Like many people, I’ve been following the extraordinary events in Egypt via a range of sources, including Al Jazeera and Twitter. One of the biggest revelations – for me, anyway – has been the way Twitter offers a chance to follow the thoughts and comments of people in the thick of things on the other side of the world.
So yesterday (February 8th), I was following various Egyptians’ reactions to the emotionally-charged interview with Waed Ghonim on Dream TV. And two tweets from Pakinam Amer, an Egyptian journalist and blogger, stood out to my nerdy eye:
A quote from the Koran? Words of inspiration from some great Arab political leader? Nah. The first is a line from Aragorn; the second from Gandalf. Somewhere in Cairo, this young Egyptian journalist had turned to Lord of the Rings for comfort and inspiration.
So, of course, I retweeted her message, partly to point out the disconnect between what I was seeing on Twitter, on blogs, in interviews and in photos from Tahrir Square, and what various commentators were claiming on American television and in the right wing press:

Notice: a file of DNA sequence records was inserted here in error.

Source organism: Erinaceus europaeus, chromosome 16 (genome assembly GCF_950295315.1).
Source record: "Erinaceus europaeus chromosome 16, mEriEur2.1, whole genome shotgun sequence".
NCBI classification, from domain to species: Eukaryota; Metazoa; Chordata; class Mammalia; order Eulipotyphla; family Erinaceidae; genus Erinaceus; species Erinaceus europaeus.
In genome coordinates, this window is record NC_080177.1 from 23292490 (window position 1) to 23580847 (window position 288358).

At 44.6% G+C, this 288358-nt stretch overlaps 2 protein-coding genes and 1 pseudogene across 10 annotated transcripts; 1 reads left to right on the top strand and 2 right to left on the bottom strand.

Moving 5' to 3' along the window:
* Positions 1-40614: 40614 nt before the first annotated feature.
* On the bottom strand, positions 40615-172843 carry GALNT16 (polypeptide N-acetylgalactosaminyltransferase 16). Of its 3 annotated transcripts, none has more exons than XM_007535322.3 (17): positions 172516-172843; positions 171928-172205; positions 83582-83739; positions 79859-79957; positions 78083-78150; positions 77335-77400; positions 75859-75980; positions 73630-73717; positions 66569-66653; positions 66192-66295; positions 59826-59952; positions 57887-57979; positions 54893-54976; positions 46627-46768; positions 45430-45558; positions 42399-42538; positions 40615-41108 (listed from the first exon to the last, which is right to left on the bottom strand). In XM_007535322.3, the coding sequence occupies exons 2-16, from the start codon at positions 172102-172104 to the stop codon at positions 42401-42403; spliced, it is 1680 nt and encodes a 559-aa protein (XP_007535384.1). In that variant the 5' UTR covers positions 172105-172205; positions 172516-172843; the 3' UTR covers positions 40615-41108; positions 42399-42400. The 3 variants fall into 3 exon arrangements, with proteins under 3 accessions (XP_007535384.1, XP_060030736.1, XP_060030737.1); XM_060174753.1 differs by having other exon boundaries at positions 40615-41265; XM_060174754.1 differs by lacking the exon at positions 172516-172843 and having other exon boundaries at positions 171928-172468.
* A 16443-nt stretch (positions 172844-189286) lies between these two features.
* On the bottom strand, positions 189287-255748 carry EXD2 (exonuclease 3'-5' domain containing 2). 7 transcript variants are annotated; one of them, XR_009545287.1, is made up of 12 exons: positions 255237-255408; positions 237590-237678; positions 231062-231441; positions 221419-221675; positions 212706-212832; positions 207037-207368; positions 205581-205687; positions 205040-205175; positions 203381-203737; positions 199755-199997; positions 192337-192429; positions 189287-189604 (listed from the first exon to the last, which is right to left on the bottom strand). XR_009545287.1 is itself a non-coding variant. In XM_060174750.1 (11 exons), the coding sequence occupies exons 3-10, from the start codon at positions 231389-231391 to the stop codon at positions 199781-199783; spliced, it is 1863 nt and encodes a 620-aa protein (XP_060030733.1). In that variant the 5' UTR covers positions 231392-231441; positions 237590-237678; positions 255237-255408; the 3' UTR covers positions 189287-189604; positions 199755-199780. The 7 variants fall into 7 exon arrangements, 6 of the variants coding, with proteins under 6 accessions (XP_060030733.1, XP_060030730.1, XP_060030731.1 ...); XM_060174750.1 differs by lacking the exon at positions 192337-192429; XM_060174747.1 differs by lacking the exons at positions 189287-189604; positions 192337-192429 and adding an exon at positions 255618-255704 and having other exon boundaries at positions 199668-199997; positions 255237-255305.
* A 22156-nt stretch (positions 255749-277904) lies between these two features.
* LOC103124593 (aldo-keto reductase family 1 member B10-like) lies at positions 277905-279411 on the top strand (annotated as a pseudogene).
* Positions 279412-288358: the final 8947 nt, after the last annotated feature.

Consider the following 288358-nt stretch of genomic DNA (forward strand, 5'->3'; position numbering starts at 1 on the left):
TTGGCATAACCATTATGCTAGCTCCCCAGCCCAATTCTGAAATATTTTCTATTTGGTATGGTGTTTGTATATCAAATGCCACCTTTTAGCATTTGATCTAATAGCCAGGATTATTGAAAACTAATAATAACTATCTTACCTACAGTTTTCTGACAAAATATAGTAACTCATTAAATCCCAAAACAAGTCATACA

A few minutes later, I had a response from Pakinam herself:
So, of course, what else could I say?
Why am I sharing this with you? Well, because I reckon Pakinam is pretty damn cool. She’s one of a new wave of smart, young, brave and net-savvy Arab journalists who write for independent newspapers like Al-Masry Al-Youm; she blogs and tweets about The IT Crowd, V For Vendetta and Harry Potter; she’s into The Little Prince and is a self-described comic book nerd – and she’s putting her life on the line in the name of basic human rights and freedoms.
And also to illustrate a few things about what’s going on in Egypt, and the way the internet is connecting people in all kinds of exciting new ways. I started to write a long post about Malcolm Gladwell, the impact of social media and the importance of global nerd culture. But you know what? I think you’re all smart enough to work it out for yourselves.
So here’s to Pakinam and the Fellowship of Tahrir. From one nerd to another, I salute you.
P.S. Pakinam has asked people to contribute art (drawings, songs, photography, etc) inspired by or responding to the Egyptian revolution for an online collection. Click here for details on how to contribute creative work.
P.P.P.S. Sorry the latest Magic Pen page is taking a while. It’s an important moment in the story, and it’s proving to be one of those pages that take ages to get right.